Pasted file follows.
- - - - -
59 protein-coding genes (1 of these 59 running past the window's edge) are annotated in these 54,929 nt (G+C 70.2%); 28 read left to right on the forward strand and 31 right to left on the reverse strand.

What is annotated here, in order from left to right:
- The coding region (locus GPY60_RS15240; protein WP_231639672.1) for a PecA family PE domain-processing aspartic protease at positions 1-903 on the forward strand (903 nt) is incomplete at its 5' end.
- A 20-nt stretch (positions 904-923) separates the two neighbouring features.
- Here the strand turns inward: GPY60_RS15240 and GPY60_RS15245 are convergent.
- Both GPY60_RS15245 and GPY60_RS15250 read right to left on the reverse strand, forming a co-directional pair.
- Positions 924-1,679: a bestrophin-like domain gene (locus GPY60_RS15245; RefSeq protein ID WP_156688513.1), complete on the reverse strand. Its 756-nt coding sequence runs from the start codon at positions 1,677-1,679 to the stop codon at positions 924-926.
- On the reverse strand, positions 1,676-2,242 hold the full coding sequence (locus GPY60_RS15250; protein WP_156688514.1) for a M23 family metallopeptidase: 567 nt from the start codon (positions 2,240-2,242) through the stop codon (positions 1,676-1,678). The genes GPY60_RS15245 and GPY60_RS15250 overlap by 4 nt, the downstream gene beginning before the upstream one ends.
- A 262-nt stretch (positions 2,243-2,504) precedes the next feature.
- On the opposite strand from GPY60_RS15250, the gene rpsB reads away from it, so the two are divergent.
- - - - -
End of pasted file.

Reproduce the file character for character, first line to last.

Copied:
59 protein-coding genes (1 of these 59 running past the window's edge) are annotated in these 54,929 nt (G+C 70.2%); 28 read left to right on the forward strand and 31 right to left on the reverse strand.

What is annotated here, in order from left to right:
- The coding region (locus GPY60_RS15240; protein WP_231639672.1) for a PecA family PE domain-processing aspartic protease at positions 1-903 on the forward strand (903 nt) is incomplete at its 5' end.
- A 20-nt stretch (positions 904-923) separates the two neighbouring features.
- Here the strand turns inward: GPY60_RS15240 and GPY60_RS15245 are convergent.
- Both GPY60_RS15245 and GPY60_RS15250 read right to left on the reverse strand, forming a co-directional pair.
- Positions 924-1,679: a bestrophin-like domain gene (locus GPY60_RS15245; RefSeq protein ID WP_156688513.1), complete on the reverse strand. Its 756-nt coding sequence runs from the start codon at positions 1,677-1,679 to the stop codon at positions 924-926.
- On the reverse strand, positions 1,676-2,242 hold the full coding sequence (locus GPY60_RS15250; protein WP_156688514.1) for a M23 family metallopeptidase: 567 nt from the start codon (positions 2,240-2,242) through the stop codon (positions 1,676-1,678). The genes GPY60_RS15245 and GPY60_RS15250 overlap by 4 nt, the downstream gene beginning before the upstream one ends.
- A 262-nt stretch (positions 2,243-2,504) precedes the next feature.
- On the opposite strand from GPY60_RS15250, the gene rpsB reads away from it, so the two are divergent.